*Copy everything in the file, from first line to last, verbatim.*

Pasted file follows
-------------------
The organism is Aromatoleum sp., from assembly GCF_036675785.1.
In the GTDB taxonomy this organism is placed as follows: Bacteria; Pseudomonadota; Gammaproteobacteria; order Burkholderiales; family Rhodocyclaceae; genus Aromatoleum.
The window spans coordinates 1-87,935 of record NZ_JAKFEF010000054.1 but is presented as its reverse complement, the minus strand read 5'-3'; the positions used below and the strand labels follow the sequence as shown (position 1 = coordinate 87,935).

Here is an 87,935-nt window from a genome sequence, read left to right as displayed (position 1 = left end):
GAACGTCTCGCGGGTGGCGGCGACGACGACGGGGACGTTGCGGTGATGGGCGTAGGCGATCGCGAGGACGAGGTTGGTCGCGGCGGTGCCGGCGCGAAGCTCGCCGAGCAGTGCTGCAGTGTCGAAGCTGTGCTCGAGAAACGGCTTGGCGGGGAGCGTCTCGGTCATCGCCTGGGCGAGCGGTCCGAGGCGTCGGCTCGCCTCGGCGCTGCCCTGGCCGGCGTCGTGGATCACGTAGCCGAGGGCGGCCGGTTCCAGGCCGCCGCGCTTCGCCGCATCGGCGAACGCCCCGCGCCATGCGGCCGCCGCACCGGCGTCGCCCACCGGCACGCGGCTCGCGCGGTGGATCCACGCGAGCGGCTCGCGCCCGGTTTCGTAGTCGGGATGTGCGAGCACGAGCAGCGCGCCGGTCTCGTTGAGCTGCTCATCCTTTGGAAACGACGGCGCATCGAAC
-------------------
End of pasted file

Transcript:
The organism is Aromatoleum sp., from assembly GCF_036675785.1.
In the GTDB taxonomy this organism is placed as follows: Bacteria; Pseudomonadota; Gammaproteobacteria; order Burkholderiales; family Rhodocyclaceae; genus Aromatoleum.
The window spans coordinates 1-87,935 of record NZ_JAKFEF010000054.1 but is presented as its reverse complement, the minus strand read 5'-3'; the positions used below and the strand labels follow the sequence as shown (position 1 = coordinate 87,935).

Here is an 87,935-nt window from a genome sequence, read left to right as displayed (position 1 = left end):
GAACGTCTCGCGGGTGGCGGCGACGACGACGGGGACGTTGCGGTGATGGGCGTAGGCGATCGCGAGGACGAGGTTGGTCGCGGCGGTGCCGGCGCGAAGCTCGCCGAGCAGTGCTGCAGTGTCGAAGCTGTGCTCGAGAAACGGCTTGGCGGGGAGCGTCTCGGTCATCGCCTGGGCGAGCGGTCCGAGGCGTCGGCTCGCCTCGGCGCTGCCCTGGCCGGCGTCGTGGATCACGTAGCCGAGGGCGGCCGGTTCCAGGCCGCCGCGCTTCGCCGCATCGGCGAACGCCCCGCGCCATGCGGCCGCCGCACCGGCGTCGCCCACCGGCACGCGGCTCGCGCGGTGGATCCACGCGAGCGGCTCGCGCCCGGTTTCGTAGTCGGGATGTGCGAGCACGAGCAGCGCGCCGGTCTCGTTGAGCTGCTCATCCTTTGGAAACGACGGCGCATCGAAC